Supermarket changes unknown

Millions of bar codes will pass through store scanners before we may see any change in New Zealand’s supermarket set-up.

Last week the Commerce Commission (CC), releasing its 517- page draft report after perusing competition in the retail grocery sector, made the unsurprising announcement competition is not working well for consumers in a market dominated by two major players, Woolworths NZ and Foodstuffs.

That draft’s preliminary findings are now out for consultation. It will be late November when we hear what the recommendations are and later still before we know what the Government response to them will be.

Those struggling to put food on the table would have been disheartened by the revelation in the report that in 2017 New Zealand had the sixth-most expensive grocery market in the Organisation for Co-operation and Development (OECD) countries. As well as that, we had at least the sixth-highest spend per person on grocery products.

It is big business, with more than $22 billion spent on grocery products last year. The consistently large profits of the major players (a 22 to 24% return on capital) are questioned by the CC. It suggests these would be lower with true competition. We wonder how well any of that profit translates into decent pay and conditions for front-line staff.

As the CC sees it, the core problem is the structure of the market, with its faux competition between the two main companies, each having targeted different sections of the shopping population. It considers the best way to improve competition would be to increase the number of retailers directly competing against Foodstuffs and Woolworths NZ for households’ weekly shop.

How this might best be achieved is still under consideration. Separating the wholesale and retail divisions of the two big players or requiring them to sell some of their stores are possibilities.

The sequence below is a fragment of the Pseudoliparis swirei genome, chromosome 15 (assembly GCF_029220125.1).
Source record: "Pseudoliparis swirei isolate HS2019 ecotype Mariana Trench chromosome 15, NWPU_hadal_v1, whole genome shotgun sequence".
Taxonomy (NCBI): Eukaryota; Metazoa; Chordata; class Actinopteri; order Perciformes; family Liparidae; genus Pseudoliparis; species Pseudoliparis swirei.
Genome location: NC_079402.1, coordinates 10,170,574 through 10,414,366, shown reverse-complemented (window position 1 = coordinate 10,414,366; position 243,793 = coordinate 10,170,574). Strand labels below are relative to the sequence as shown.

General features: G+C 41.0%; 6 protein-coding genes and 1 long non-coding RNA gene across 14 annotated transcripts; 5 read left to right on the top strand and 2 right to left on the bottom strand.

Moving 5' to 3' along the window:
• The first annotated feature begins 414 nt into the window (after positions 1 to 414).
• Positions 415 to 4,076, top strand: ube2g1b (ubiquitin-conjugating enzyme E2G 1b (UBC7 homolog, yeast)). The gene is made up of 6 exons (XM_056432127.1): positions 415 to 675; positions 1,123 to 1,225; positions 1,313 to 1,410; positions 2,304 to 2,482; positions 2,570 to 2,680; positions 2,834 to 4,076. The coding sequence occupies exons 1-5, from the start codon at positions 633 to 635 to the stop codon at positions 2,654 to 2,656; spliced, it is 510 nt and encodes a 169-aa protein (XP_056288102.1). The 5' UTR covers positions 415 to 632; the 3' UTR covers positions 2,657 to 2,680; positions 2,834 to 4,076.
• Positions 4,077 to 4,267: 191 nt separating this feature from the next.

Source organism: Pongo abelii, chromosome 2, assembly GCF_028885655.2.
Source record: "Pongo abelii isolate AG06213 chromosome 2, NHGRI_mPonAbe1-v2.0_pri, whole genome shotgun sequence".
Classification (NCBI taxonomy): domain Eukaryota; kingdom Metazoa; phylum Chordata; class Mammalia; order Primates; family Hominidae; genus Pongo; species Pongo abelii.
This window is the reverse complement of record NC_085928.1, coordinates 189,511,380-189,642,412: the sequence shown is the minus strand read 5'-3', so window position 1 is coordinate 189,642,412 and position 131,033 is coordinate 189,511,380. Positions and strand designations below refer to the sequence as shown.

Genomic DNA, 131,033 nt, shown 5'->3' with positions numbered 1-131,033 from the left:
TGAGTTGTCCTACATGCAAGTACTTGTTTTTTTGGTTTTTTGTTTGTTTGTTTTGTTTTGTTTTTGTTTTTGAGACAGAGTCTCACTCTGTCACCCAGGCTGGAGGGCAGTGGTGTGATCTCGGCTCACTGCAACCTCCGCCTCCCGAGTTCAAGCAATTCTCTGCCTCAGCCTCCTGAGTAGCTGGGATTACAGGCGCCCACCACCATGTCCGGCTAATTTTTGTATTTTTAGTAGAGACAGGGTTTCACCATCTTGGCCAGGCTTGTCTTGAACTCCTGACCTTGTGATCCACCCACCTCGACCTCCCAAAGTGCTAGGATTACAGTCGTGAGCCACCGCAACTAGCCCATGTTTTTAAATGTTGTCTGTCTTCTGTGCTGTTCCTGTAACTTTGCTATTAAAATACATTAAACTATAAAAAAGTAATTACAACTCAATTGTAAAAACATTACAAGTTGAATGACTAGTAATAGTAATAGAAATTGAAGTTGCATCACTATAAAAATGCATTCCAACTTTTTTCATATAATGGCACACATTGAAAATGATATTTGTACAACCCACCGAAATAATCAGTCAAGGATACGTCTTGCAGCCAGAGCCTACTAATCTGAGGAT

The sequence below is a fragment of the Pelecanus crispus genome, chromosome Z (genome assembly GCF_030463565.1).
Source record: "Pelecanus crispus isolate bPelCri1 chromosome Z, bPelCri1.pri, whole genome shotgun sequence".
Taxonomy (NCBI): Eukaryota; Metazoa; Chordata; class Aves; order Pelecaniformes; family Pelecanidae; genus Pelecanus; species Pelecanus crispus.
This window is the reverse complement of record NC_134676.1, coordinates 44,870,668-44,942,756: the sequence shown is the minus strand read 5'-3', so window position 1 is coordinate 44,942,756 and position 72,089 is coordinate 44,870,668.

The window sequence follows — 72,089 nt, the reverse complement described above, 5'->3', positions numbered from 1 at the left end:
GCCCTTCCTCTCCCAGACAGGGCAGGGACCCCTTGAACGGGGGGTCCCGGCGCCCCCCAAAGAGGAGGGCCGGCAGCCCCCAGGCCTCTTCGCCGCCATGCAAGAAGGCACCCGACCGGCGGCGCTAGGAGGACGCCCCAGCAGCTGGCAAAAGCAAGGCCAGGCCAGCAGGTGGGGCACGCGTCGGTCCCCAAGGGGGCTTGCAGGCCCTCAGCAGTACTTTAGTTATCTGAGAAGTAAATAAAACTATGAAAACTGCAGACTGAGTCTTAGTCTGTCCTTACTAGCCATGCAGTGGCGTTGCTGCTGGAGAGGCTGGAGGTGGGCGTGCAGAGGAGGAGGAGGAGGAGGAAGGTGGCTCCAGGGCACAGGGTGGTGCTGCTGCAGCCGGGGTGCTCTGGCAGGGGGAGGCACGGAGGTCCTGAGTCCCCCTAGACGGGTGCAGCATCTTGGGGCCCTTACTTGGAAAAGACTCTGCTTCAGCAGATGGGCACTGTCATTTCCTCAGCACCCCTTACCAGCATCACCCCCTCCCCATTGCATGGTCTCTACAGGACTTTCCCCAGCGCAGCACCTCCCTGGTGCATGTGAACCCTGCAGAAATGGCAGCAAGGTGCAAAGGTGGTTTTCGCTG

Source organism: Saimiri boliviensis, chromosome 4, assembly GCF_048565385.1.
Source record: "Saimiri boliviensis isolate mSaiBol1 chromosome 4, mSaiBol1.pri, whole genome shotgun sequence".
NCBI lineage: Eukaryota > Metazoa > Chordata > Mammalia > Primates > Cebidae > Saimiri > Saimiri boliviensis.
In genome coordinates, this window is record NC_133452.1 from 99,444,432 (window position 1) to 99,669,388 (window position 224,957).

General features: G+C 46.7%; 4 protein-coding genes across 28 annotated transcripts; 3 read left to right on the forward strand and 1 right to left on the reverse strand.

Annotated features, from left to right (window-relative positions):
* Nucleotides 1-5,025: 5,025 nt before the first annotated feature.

It would be easier for new competitors to enter the fray if they had better wholesale access to a wide range of products at competitive prices. Making more land available through changing planning laws and restricting the use of covenants being used to keep out competitors are also possibilities raised in the report. If these options did not work out, another possibility floated by the CC is to directly stimulate competition by creating a new major grocery retailer, with some form of initial government funding. This idea seems likely to be controversial.

Questions are already being raised about whether an extra big player or two would necessarily make the improvement sought without some sort of control of the margins on grocery items. Another issue to be addressed is that of the treatment of suppliers who are at the mercy of the big players, threatened with delisting their products from supermarket shelves if the suppliers do not agree with the big retailer on contract terms, margins or pricing.

Food and Grocery Council chief executive Katherine Rich is hopeful the compulsory code of conduct she has been seeking, which would increase suppliers’ bargaining power and allow suppliers to bargain collectively may be a step closer, as it is among the options in the draft report.

Commerce and Consumer Affairs Minister David Clark has been careful not to jump the gun before the recommendations are finalised, by indicating favoured options. However, he said last week ‘‘we will do whatever it takes to make sure New Zealanders get a fair deal at the checkout’’.

When he ordered the study last year he said if issues affecting competition were identified, the Government would consider the necessary changes to bring about better outcomes for consumers and if industry practices were stopping competitors coming in, the Government could act. The Commerce Commission has established the existence of both of those situations. At the end of the consultation process, consumers, suppliers, and potential new retailers will be expecting the Government to do something more than tinker.

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